- Ingrid Bergman as Dr. Constance Peterson
- Gregory Peck as Dr. Anthony Edwardes / John Ballantyne
- Michael Chekhov as Dr. Alexander 'Alex' Brulov, a teacher of Dr. Peterson
- Alfred Hitchcock Directs the film
Dr. Peterson has been branded by her fellow psychoanalysts as beutiful but cold, and many of the male doctors have tried to make her more "emotionally aware". When the head of their mental home is forced into retirement after a long leave of absence due to over working, he is replaced by the young Dr. Edwards. Dr. Edwards is immediately drawn to Dr. Peterson, and her to him. Whilst getting to know him better Dr. Peterson notices that he has a strange phobia of black parallel lines on a white background. In a moment of panic, he confesses to her that he is not the real Dr. Edwards, and she tries to find out what happened to Dr. Edwards as well as trying to cure his imposter.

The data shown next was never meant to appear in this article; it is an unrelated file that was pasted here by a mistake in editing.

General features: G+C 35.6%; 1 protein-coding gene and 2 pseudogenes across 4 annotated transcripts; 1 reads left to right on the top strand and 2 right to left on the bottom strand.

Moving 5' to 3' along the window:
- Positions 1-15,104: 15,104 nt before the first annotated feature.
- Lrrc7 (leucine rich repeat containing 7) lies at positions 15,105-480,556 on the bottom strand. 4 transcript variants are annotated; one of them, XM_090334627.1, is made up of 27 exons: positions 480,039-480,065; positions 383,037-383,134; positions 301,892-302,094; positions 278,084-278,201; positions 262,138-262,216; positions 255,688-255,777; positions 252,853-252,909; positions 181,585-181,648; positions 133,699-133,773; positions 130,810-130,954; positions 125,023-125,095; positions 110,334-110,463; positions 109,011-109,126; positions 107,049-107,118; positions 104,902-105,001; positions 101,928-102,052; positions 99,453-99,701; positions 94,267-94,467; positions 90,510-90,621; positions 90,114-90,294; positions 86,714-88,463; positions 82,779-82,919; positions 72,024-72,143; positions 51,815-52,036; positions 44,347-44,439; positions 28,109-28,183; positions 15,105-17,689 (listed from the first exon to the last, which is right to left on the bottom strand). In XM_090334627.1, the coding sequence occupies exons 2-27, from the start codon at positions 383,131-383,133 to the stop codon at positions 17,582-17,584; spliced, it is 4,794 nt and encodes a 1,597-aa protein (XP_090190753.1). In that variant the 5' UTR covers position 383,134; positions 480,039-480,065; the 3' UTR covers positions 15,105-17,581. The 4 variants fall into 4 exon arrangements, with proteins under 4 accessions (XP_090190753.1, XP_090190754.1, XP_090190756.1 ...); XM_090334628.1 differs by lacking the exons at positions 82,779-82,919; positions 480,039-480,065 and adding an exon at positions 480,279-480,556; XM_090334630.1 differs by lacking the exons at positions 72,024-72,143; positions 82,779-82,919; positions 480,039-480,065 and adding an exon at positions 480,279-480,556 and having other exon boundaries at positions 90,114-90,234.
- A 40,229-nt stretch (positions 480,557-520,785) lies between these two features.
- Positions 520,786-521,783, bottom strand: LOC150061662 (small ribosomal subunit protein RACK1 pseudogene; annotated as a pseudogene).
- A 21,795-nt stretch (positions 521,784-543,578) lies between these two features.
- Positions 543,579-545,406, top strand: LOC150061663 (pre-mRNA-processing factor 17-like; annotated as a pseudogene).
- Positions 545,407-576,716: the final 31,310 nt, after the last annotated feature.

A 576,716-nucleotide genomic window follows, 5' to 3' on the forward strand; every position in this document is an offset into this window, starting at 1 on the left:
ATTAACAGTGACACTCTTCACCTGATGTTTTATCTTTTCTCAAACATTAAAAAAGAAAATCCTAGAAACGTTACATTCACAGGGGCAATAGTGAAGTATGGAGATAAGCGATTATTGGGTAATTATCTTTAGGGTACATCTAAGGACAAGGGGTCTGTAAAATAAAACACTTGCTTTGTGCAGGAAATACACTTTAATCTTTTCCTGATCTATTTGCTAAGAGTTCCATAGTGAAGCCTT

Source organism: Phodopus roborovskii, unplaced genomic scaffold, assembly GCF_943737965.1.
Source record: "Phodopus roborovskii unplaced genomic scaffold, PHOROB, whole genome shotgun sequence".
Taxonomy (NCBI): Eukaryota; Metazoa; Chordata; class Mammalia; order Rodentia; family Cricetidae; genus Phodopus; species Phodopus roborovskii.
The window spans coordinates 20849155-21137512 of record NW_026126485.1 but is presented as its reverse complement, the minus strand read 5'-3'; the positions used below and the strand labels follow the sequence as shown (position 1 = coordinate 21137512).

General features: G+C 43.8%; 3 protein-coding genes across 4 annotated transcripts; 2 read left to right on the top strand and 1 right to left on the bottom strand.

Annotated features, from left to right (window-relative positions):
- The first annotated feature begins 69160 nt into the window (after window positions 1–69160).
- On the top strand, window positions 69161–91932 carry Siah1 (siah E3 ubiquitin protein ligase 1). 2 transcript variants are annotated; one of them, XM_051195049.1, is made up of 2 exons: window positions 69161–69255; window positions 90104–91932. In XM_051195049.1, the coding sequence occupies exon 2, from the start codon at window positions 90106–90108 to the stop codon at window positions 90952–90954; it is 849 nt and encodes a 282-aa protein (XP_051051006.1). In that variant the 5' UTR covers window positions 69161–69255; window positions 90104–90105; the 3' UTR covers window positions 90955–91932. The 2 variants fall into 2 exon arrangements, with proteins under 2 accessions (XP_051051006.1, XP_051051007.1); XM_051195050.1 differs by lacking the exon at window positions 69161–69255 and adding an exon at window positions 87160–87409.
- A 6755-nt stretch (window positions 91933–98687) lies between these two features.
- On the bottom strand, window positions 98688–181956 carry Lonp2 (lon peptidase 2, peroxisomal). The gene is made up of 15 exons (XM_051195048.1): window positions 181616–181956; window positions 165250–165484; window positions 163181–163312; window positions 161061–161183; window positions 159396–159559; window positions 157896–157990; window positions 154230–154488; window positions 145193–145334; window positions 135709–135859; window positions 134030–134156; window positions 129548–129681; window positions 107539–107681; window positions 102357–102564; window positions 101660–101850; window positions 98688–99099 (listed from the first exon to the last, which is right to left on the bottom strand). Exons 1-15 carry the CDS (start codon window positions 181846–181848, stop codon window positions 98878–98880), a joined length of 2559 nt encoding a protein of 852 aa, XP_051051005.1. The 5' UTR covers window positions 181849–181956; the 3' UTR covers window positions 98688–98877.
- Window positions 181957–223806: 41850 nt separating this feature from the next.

I watched this with my little sister who is 8, and she would probably have different views on this than I do, as it really freaked her out! As always, Gregory and Ingrid are absolutely fantabulous as the unlikely couple. In some parts the film was quite hard to keep up with, but that is often a problem with stolen identity stories. There is an amazing dream sequence that was designed by Salvador Dali, with lots of amazing curtains and props. And as for Alfred Hitchcock's directing, to quote Eve Harrington "Everything clever and witty has long since been said," he just never ceases to amaze me.
It received an academy award for best scoring of a dramatic or comedy picture Academy Award. It was also nominated for 5 others.